Two of my four daughters are wrestling. It is fine at first, giggling and silly. They are enjoying themselves. Then it seems to get more violent and one sister doesn't want to wrestle anymore. She wants to go ask mom if she can have a cookie. "No," she says. "Enough," and "Stop!"
She should be allowed to say those words no matter how consensual the activity seemed when they started. AND they should still mean something because she hasn't already said them 5 times, giggling to show she really meant, "this is great!"
But even if she had done that, those words should still, should ALWAYS mean enough for her sister to stop, and say, "hey, should we see if mom will let us have cookies, or should we keep wrestling?"
Then the sister can answer, "Cookie!" or, "Keep wrestling, but not so rough. You were hurting me."
I think it should be easy to extrapolate that to an adult situation, although I literally wrote it as an example of what happens in my home. With my four young daughters.
Here's another one I used to see a lot around here, but doesn't happen as often anymore:
My oldest daughter standing motionless in the center of the room, seemingly helpless, sobbing - while her younger sister (for whatever reason?!) gleefully is hitting and punching her. Obviously I pull the younger one away, and she faces consequences. But it terrifies me what I saw the older one NOT doing, and I knew it was because I had taught her it was "not ok" to hit her sister. I had to retrain her.
It is NOT ok to hit your sister, that's why the younger one was in trouble at that moment. But if she comes along swinging at you, run away if you can! Come find me! Make. Her. Stop. You do not have to be a victim right here in this scenario. I try to get her to understand that sometimes you have to stand up for yourself because no one will be coming along to save you.
We have since come up with the following steps in our family for when someone won't respect your space/leave you alone physically:
1. Ask/Tell them to stop
2. Move yourself away from them
3. Find Mom, Dad, Teacher, or other safe adult and tell them what happened
4. Hit them as hard as you can
5. Bite, Kick, Scream
With each number increase is the responding action to an increase in the invasive behavior. This is the response in our home to be followed by minor irritations like a sister sitting too close on the couch, or repeatedly tapping your arm.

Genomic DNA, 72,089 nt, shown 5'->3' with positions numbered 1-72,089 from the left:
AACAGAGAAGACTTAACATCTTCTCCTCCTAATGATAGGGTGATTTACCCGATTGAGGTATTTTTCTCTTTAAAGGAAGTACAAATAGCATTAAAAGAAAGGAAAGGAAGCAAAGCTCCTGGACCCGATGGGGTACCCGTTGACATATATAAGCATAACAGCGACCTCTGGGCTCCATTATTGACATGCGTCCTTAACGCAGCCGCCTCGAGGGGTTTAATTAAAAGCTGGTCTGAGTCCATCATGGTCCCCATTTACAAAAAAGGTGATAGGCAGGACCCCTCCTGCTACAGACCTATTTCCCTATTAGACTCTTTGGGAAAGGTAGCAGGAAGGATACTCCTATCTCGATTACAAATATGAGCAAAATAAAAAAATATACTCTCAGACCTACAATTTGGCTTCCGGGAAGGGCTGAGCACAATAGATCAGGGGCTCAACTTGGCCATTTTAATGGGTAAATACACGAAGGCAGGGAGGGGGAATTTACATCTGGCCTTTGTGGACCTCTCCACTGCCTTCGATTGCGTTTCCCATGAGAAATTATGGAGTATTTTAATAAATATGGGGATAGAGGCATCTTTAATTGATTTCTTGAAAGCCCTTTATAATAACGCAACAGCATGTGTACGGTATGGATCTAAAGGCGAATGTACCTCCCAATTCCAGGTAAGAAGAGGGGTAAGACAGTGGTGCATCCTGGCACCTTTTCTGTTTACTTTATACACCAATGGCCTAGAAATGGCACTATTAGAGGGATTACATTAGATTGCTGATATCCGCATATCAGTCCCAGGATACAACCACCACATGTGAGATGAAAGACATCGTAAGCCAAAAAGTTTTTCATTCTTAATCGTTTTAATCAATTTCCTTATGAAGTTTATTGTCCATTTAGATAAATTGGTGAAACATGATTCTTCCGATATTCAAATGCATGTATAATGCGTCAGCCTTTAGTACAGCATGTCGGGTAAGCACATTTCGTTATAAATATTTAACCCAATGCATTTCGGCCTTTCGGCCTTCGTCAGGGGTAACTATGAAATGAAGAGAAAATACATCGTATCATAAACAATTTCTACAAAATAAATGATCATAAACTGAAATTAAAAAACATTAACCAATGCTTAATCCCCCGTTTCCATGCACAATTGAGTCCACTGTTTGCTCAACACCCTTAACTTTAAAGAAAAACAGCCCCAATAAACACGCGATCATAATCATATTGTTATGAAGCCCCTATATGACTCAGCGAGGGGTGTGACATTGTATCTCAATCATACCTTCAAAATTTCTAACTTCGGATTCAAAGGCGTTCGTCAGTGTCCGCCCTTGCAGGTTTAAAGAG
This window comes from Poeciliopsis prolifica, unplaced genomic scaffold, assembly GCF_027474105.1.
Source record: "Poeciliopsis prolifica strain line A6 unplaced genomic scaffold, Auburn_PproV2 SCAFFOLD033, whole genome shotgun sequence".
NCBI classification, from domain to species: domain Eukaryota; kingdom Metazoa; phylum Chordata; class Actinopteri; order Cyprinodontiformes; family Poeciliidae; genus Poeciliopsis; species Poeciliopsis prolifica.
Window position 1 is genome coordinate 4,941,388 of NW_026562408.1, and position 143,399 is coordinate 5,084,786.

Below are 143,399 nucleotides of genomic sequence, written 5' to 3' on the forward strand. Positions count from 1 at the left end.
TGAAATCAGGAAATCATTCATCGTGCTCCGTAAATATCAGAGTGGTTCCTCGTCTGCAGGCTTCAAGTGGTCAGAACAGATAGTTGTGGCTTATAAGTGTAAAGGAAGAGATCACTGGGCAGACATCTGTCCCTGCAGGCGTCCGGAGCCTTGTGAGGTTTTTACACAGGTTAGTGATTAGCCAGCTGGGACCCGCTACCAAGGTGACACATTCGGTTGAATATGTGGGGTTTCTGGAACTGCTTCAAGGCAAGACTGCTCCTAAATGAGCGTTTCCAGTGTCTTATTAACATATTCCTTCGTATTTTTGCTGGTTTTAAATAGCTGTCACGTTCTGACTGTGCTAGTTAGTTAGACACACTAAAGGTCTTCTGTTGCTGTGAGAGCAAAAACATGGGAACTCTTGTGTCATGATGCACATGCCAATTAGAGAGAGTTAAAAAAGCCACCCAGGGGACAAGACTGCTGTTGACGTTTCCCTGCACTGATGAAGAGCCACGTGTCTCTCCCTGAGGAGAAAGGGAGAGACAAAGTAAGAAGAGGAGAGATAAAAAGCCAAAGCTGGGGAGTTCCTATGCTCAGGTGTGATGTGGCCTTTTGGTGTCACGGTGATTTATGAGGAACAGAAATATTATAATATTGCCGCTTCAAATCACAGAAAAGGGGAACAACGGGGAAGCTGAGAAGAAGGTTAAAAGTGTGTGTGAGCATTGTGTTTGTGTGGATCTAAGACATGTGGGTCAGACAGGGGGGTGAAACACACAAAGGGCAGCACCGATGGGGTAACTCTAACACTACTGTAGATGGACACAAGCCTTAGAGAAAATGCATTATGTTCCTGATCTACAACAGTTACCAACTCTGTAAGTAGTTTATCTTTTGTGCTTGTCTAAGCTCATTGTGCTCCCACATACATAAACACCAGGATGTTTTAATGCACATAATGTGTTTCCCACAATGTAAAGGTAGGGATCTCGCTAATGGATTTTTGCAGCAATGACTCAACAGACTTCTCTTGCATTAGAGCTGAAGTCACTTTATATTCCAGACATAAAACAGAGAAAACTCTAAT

I have told my girls when in the car and I can't help them, and they have tried asking the person to stop (#1) and they can't move away (#2) to jump to #5 when and if it becomes necessary - using smart discretion for when that moment happens. In the car when possible I tell them just to look out the window and completely ignore the offending person. But depending on what that person is doing to them, there comes a time when #5 is necessary.
I have also told them to jump straight ahead in the list if they are ever scared, or uncomfortable with the way someone is touching them or talking to them - again, using their discretion for what is necessary. Moving away, coming to tell me, kicking and fighting back.
I also try to help them understand there are different levels of offense, that require different responses. A sister breathing your air and looking at the same book as you is different than a sister who sits on top of you and won't stop tickling you. There will come a day when the situations may be more severe with boyfriends or strangers or co-workers or whoever and they need to figure out appropriate actions. I can only hope I have given them the tools and made them brave enough to fight back when possible or speak up about it.
Another lesson I teach my girls who were on the other end of the irritating behavior is that it is NOT OK to ignore someone's requests when it comes to their own personal space and bodies. You do not get to touch other people if they do not want you to. This is something girls have to be taught, not just boys. In my research to know how to talk to and protect my girls from harassment/assault I have learned it is not always just that man on the corner of the street, or that boy at the party, or even the creepy older brother at the sleepover. Often, it comes from another girl at the sleepover, or on the playground, or in the locker room.
I tell my girls it doesn't matter WHO is touching them in ways they don't like - STOP means NOW and to always, always tell me about it. Even, and especially if, that person doesn't want you to tell anyone about it.
One last real scenario from my home: We have a loop of kitchen, hallway, front entrance, dining room, and back to kitchen. A frequent activity in my home is running laps of this loop. They count how many they can do, and sometimes in the cold of winter it's just running for the sake of running.
But sometimes, sometimes one sister finds herself being chased by another. Sometimes at first its a fun game, much like the wrestling, but eventually she gets tired and wants to stop. She should be allowed to. But what I see most often is the one being chased just continues to run, crying at the other to "Stop chasing me!" Sometimes I can tell the one sister being chased doesn't even know how she found herself running, afraid of what's coming behind. In both cases, the cries of "stop" are coming from a place of real distress.